When the Product is Complex, Does the Advertisement's Conclusion Matter?
Journal of Business Research,Vol. 48, No. 1, pp. 55-62, 2000
8 Pages Posted: 6 Apr 2010 Last revised: 13 May 2014
Date Written: 2000
This study was made for two purposes. The first was to replicate the study of Sawyer and Howard (1991), which found that the effects of persuasion in open-ended advertisements were greater than those of closed-ended advertisements when the audience was involved in processing the ads. The second was to examine a potential boundary condition of these findings based on complexity of the product featured in the advertisement and the audience's ability to process the information. An experiment using 211 student subjects replicated the results of Sawyer and Howard when the same low-complexity product was featured in the target advertisement. However, the results of the analysis of variance (ANOVA) and logistic regression (LOGIT) analyses on four measures of persuasion (attitude toward the brand, effort, purchase intention, and choice) showed that the effects Sawyer and Howard found for their relatively simple product (razor) did not hold for a complex product (CD player) except for purchase intention. Further examination of the role of the subject's ability to process the complex product advertisement showed little difference from the over-all group in the complex product condition.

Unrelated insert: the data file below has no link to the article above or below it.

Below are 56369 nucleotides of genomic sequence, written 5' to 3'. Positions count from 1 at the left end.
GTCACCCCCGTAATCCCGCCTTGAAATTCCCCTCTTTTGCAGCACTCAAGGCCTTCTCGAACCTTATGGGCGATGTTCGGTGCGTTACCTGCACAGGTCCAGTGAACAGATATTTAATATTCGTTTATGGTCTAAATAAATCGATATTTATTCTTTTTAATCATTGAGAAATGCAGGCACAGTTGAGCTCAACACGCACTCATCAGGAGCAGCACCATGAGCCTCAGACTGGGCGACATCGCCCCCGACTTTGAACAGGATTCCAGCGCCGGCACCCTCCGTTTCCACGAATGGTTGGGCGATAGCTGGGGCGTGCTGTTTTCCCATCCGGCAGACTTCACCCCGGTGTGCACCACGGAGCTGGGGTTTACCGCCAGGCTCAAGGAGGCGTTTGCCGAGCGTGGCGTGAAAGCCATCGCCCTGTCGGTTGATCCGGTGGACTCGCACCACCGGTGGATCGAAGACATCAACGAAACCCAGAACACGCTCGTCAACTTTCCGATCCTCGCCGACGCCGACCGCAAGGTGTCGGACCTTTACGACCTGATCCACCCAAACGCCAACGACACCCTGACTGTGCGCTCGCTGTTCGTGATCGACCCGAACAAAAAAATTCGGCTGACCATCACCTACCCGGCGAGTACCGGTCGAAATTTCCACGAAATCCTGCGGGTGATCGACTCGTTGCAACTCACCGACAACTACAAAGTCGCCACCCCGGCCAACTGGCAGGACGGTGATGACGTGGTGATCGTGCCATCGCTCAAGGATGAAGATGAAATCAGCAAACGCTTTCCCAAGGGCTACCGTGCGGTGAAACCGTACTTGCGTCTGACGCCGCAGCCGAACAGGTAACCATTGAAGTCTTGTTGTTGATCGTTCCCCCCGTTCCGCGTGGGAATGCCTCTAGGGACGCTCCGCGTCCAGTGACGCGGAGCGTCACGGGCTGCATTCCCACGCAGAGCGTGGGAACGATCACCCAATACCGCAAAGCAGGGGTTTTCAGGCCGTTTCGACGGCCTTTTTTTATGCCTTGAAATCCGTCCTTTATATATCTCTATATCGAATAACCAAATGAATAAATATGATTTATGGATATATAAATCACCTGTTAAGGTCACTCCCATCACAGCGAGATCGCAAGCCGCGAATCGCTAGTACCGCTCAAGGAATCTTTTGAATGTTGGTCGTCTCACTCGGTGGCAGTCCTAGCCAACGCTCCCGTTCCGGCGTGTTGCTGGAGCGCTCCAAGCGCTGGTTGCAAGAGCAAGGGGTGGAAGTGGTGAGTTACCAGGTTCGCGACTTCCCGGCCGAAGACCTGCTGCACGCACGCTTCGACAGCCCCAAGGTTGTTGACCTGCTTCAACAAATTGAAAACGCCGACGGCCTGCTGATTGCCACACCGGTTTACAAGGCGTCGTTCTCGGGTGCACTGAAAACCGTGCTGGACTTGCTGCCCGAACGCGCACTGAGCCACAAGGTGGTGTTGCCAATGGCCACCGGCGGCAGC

Keywords: Advertising, Conclusion, Open and Closed Ended
JEL Classification: M30
Suggested Citation: Suggested Citation